Drones reveal previously unknown features of Roman-era gold operations

Canal at Roman-era gold mine in northwestern Spain. (Image from Remote Sensing).

Drones equipped with multispectral cameras are providing clues of the path followed by water canals dug 2,000 years ago in Spain to support Roman-era gold mining operations.

The drones provide multispectral images whose different bands reflect the range of vegetation that covers ancient mine sites in the northwestern León province.  

By interpreting the variety of colours shown in the electromagnetic spectrum bands, researchers are able to determine the type of vegetation that covers each area of the site, which is determined by the geology. In other words, if they notice holm oak trees, they know underneath there is granite; if they see oaks and pines, they know slates and quartzites dominate the terrain.

This research should help other scientists develop new strategies for mapping the Roman mining infrastructure

The logic behind this approach is that canals are places where moisture is better kept and thus, plants grow in their surroundings. This vegetation would also be determined by the rocks that were used to build the structures.

The research has been published in the journal Remote Sensing. According to the authors of the study, the new technique has allowed them to see more clearly the entire trajectory of the water canals and the location of the ponds that they flow into.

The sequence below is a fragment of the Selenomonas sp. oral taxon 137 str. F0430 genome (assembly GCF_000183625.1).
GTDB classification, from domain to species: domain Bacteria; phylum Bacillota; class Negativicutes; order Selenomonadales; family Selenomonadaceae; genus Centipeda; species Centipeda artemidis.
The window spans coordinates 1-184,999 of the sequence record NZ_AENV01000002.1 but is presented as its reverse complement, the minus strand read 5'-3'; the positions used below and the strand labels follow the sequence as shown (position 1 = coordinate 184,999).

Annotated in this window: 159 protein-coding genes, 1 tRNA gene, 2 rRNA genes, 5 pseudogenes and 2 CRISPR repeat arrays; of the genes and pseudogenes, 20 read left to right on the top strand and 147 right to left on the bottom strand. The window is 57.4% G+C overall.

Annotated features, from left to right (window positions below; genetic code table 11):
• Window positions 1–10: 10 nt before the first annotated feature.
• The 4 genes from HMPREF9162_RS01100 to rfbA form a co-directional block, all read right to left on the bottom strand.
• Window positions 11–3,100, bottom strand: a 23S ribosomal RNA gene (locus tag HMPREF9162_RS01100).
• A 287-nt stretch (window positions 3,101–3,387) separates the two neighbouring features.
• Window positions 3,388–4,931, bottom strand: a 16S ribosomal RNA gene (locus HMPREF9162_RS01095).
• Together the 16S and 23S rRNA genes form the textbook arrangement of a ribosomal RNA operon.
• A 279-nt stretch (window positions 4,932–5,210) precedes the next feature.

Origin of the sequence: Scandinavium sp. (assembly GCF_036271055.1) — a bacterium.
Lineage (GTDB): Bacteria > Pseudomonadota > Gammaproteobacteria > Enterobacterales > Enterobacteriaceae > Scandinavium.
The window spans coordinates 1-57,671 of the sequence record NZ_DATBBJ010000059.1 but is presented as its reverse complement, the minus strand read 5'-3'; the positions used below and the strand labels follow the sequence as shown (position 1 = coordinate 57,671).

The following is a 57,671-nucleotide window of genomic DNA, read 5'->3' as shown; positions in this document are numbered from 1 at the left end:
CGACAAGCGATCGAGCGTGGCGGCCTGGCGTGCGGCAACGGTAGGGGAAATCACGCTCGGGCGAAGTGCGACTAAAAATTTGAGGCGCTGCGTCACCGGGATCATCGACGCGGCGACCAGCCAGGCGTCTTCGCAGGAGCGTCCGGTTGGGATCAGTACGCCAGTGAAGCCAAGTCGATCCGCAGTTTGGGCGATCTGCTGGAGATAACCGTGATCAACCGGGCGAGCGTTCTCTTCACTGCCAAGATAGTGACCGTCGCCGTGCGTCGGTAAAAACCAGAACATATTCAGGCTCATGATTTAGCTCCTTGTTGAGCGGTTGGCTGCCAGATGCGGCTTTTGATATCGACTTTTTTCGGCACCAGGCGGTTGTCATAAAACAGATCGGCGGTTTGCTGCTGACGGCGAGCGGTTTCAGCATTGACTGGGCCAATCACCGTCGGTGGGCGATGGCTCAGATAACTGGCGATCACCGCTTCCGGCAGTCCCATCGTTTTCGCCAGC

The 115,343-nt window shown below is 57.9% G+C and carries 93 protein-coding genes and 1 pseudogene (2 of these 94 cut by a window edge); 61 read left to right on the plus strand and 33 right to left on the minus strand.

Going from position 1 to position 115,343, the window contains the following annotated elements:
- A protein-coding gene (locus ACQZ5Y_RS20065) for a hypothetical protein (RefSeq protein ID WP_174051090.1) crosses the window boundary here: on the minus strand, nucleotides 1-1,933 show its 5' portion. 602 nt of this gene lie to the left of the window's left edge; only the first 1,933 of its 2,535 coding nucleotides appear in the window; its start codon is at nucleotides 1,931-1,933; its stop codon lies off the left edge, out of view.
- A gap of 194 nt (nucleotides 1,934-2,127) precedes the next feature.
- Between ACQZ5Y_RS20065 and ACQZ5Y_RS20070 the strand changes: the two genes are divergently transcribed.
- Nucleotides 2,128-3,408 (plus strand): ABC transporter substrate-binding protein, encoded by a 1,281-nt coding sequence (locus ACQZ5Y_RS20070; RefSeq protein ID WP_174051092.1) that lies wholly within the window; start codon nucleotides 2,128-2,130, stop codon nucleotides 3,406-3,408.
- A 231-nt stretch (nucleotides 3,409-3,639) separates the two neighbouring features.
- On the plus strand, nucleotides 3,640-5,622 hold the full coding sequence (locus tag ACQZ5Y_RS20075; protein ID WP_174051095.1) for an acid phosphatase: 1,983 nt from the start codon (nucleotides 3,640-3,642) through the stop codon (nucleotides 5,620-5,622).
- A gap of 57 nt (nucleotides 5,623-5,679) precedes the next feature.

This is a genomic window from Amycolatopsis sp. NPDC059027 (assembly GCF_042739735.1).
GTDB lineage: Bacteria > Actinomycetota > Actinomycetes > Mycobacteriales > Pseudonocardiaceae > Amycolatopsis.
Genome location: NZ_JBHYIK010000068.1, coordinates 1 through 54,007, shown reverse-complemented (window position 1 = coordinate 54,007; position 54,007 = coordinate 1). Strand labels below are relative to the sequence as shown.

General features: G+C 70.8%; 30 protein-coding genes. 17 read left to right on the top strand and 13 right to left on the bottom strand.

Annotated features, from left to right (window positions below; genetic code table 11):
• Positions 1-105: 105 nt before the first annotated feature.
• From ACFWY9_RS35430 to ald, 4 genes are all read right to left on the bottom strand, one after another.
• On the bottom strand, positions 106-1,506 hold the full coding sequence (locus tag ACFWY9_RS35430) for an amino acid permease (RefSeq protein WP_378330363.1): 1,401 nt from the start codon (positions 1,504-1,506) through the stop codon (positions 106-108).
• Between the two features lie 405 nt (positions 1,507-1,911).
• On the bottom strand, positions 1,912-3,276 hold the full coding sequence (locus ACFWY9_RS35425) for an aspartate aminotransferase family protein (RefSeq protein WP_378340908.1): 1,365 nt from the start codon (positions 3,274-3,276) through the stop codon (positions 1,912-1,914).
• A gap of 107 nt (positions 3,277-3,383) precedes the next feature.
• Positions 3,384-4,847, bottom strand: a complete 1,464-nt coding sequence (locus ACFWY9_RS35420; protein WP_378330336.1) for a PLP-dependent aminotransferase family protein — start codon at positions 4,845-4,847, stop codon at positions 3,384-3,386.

In the paper, the scientists say that historic mines in León constitute Europe’s largest ancient mining infrastructure, whose hydraulic network extends for 1,200 kilometres.   

Besides being able to see the full extension of the canals, the researchers from the University of León were also able to confirm that their width varies based on the terrain’s geological features and on the need to maintain the water flow constant.

“The results showed that the size of the channel box and its width were factors that do not depend exclusively on the available water resources, as previously suggested, but also on the geological and hydraulic conditioning factors that intervene in each sector,” the paper reads. 

Previous studies used a technology known as LiDAR, or laser imaging, detection, and ranging, to map the terrain from airplanes but the resolution of the images, in the case of this area, was not considered high enough.   

“All in all, these inferences might help researchers develop new strategies for mapping the Roman mining infrastructure and establishing the importance of geological inheritance on the construction of the hydraulic system that led the Romans to the accomplishment of the largest mining infrastructure ever known in Europe,” the study concludes.

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